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PAS president Abdul Hadi bin Awang is once again insisting that all senior positions in the country be held by Muslims as they are the “dominant” force.

Last year, in discussing the appointment of the chief minister of Sarawak, he opined that both Sabah and Sarawak must be ruled only by Muslim bumiputeras.

This time around, he went further, listing out the judiciary, administration, security and defence as places where non-Muslims and non-Malays should be excluded from leadership positions.

And this despite the fact that the overwhelming majority of leadership positions in the country are already in the hands of Malay-Muslims.

Kaffirs not citizens

In the first instance, his remarks are, of course, aimed at the DAP, its stewardship of Penang State and the multiracial opposition coalition which includes the DAP.

To Hadi, it is unacceptable for a non-Muslim party to helm a state government or that it should even aspire to do so.

For this reason, he also castigated other Muslim politicians for working with the DAP, describing them as “ignorant, independent-thinking Muslims who have lost their Islamic and national identity and are playing a role in undermining the concept of dominance.”

Clearly, as far as Hadi is concerned, non-Muslims are noting but ‘kaffirs’ – inferior and unworthy people who have no business holding high office in a Muslim country, who have no right to decide on any policy or decision that affects Malay-Muslims.

Hadi’s concept of dominance is, in fact, an opportunistic merger of UMNO’s ketuanan Melayu political ideology and PAS’ own Wahhabi-inspired religious bigotry which Hadi hopes will endear him to UMNO.

Its ultimate goal is the creation of a Malay-Muslim Wahhabi state replete with Sharia law and hudud in which non-Muslims will be tolerated for so long as they accept their inferior status.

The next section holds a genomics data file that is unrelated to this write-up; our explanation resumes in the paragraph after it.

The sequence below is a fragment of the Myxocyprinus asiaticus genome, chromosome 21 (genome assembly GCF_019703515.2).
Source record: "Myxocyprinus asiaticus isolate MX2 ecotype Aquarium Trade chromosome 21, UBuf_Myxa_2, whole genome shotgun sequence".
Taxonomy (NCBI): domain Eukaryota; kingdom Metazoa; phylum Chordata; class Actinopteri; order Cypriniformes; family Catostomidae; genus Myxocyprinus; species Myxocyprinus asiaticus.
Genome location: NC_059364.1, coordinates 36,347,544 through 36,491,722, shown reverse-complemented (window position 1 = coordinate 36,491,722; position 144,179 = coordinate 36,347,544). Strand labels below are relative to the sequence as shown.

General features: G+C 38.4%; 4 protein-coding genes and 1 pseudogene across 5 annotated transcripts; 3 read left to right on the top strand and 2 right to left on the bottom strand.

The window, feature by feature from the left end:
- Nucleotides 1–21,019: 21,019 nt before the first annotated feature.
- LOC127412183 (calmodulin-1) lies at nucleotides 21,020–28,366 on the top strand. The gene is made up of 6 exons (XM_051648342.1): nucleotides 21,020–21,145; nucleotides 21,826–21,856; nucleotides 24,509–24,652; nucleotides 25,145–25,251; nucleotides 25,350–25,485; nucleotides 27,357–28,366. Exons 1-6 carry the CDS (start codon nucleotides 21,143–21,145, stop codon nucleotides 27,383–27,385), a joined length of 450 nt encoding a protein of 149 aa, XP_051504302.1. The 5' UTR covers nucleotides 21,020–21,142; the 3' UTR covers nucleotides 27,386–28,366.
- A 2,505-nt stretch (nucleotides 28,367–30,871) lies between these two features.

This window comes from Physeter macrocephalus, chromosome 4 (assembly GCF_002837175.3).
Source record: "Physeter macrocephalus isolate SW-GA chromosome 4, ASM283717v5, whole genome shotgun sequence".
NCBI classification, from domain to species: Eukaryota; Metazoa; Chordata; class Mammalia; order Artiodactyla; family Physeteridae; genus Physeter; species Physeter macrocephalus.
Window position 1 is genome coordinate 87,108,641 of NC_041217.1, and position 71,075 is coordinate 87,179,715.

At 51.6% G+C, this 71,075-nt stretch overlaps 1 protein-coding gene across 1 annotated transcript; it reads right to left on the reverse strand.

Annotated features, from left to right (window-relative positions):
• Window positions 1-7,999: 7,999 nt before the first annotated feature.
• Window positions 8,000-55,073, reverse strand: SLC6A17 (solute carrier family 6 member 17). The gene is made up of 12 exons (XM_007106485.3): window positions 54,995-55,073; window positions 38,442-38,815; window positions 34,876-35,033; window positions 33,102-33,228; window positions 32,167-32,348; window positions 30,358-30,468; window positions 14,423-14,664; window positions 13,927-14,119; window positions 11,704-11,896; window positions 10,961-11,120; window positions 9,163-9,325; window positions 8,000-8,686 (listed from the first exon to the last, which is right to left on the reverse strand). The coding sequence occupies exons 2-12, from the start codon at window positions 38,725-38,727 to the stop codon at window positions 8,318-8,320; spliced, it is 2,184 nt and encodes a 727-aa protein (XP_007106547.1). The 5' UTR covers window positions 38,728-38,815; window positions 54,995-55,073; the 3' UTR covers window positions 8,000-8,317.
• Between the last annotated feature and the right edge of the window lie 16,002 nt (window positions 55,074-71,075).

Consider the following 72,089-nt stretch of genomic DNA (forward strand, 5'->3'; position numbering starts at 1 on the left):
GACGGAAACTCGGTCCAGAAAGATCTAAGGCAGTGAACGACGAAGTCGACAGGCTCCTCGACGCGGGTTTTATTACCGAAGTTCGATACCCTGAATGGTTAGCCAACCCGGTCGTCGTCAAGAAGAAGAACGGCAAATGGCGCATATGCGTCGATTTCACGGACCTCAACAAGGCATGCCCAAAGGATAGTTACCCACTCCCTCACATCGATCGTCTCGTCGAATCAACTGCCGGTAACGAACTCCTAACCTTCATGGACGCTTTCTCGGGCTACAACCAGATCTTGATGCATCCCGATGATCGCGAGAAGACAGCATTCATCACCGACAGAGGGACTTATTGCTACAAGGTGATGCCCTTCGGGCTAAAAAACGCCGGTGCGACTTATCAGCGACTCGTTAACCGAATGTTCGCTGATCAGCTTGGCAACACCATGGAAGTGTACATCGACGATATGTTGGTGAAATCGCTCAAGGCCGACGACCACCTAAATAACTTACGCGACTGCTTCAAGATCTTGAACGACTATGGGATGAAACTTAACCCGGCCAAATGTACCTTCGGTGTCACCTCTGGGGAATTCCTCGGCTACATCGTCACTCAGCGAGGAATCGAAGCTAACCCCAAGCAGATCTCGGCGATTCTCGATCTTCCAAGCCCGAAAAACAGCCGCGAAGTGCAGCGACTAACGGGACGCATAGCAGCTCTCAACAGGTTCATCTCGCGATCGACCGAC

One wonders how long UMNO itself will be tolerated once PAS comes to power but that’s another story.

Public office is about integrity and service

In justifying his extremist position, Hadi made the asinine argument that top positions should be reserved only for the “dominant race” because the “prestige” of the post would be lost if other ethnic or religious communities held the position.

In the first place, high office is not about prestige but about public service, integrity and fealty to the constitution.

A person’s racial or religious background is, by itself, no guarantee of honesty and integrity or even competency. After all, we have seen too many examples of hypocrites, crooks and philanderers in high office who make much of their piety, patriotism or racial credentials while robbing the nation blind.

No single ethnic or religious group can claim a monopoly on virtue, wisdom or competence.

The premise that somehow only people from one race or religion can be trusted to rule wisely and uphold the prestige of their office is, therefore, pure racist nonsense, deeply insulting and morally repugnant.

Hadi should revisit the Middle East and other Muslim countries like Pakistan with eyes wide open to see the sheer absurdity of his argument.

Challenging the position of Islam